Made doubly marginal by their gender and by their religion,
American nuns have rarely been granted serious scholarly attention.
Instead, their lives and achievements have been obscured by myths
or distorted by stereotypes. Placing nuns into the mainstream of
American religious and women's history for the first time,
reveals their critical impact on the
development of Catholic culture and, ultimately, the building of
Focusing on the Sisters of St. Joseph of Carondelet, one of the
largest and most diverse American sisterhoods, Carol Coburn and
Martha Smith explore how nuns directly influenced the lives of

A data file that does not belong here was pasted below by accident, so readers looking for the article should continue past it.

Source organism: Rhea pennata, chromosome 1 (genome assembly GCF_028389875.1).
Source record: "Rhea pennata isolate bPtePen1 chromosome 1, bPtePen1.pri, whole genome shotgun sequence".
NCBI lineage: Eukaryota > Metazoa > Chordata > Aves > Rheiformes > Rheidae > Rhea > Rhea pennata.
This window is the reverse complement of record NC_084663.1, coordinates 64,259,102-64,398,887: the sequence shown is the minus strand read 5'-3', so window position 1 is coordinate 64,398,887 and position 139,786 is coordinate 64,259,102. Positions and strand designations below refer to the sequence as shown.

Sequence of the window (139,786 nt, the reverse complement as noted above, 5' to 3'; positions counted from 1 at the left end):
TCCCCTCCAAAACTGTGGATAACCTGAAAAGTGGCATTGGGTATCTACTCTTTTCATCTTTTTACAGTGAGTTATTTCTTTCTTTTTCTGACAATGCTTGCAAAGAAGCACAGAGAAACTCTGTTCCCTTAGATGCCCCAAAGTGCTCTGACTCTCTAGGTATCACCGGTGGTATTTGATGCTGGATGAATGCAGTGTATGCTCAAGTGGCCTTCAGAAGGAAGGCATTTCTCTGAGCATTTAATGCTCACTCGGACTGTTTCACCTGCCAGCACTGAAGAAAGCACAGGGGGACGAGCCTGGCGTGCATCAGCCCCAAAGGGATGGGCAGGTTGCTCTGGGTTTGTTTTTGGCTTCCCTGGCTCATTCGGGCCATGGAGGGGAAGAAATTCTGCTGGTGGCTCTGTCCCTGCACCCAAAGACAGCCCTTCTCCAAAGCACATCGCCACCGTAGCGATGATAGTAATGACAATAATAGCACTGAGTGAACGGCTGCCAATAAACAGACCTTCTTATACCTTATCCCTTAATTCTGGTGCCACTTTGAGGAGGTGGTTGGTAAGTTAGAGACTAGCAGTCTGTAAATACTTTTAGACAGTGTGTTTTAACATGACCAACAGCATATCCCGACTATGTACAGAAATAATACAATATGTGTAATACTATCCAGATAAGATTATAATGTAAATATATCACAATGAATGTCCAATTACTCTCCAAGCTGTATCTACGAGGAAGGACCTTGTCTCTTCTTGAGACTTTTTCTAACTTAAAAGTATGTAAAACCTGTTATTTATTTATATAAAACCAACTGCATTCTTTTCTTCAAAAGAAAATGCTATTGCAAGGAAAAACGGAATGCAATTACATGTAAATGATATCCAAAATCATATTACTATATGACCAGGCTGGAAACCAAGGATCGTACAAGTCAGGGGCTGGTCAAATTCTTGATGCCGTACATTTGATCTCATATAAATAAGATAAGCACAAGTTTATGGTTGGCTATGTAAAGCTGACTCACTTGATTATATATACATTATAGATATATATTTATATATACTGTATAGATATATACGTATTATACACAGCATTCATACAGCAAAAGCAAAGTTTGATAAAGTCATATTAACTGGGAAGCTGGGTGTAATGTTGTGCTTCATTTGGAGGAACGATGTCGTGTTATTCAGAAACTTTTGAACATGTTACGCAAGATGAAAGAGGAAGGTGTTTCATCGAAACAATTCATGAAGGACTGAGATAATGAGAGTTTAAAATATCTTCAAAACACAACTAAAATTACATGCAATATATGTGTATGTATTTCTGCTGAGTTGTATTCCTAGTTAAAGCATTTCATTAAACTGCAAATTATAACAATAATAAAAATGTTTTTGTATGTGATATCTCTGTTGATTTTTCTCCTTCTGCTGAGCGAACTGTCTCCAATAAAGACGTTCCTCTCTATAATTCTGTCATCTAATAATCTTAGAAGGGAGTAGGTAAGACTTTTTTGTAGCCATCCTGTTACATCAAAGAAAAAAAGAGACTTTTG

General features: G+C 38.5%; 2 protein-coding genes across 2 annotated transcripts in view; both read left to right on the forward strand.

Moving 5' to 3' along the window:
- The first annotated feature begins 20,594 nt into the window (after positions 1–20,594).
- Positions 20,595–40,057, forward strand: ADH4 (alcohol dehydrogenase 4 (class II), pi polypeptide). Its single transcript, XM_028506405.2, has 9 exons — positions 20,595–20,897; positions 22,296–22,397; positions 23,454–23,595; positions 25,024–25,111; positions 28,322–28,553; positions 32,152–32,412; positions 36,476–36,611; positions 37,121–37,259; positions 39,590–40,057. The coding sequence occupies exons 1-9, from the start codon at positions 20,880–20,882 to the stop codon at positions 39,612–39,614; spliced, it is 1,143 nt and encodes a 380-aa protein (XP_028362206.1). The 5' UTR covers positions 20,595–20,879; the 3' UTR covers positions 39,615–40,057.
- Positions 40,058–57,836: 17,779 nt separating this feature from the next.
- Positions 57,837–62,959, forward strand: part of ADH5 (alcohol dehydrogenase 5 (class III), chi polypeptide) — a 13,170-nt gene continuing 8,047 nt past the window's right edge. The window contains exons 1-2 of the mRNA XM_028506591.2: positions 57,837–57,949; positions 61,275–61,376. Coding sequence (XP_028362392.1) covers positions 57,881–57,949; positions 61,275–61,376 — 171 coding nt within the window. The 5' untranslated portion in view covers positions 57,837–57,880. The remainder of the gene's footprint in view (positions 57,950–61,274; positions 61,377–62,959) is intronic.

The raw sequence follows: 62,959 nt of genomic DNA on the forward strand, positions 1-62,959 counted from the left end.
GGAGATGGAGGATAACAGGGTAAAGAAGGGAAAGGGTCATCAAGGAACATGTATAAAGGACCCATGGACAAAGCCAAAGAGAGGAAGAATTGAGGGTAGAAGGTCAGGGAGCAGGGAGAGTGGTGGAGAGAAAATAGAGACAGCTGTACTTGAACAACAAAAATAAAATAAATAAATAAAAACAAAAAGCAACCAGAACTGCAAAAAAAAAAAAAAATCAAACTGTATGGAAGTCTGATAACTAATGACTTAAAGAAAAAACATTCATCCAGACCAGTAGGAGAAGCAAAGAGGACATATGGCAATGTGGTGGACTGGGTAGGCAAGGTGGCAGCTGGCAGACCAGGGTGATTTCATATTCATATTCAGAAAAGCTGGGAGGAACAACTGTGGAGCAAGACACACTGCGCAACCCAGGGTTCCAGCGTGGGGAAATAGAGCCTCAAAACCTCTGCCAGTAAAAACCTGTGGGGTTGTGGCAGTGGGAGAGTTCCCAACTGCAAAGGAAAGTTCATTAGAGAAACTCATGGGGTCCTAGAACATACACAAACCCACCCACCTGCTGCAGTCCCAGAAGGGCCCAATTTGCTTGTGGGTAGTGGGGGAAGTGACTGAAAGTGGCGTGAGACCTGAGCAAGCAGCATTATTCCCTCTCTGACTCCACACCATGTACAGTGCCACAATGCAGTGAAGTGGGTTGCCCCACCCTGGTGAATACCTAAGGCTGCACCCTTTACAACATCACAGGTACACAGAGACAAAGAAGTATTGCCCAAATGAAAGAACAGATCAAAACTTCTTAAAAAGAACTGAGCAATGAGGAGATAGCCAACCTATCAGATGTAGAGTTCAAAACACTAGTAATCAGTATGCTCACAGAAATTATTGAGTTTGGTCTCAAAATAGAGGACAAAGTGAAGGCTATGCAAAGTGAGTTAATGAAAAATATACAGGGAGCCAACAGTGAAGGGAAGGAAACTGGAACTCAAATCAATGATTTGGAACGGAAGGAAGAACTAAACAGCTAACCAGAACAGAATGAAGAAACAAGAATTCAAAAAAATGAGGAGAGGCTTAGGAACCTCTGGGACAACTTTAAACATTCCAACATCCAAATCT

millions of Americans, both Catholic and non-Catholic, through
their work in schools, hospitals, orphanages, and other social
service institutions. Far from functioning as passive handmaidens
for Catholic clergy and parishes, nuns created, financed, and
administered these institutions, struggling with, and at times
resisting, male secular and clerical authority.
A rich and multifaceted narrative, Spirited Lives
illuminates the intersection of gender, religion, and power in
nineteenth- and early-twentieth-century America.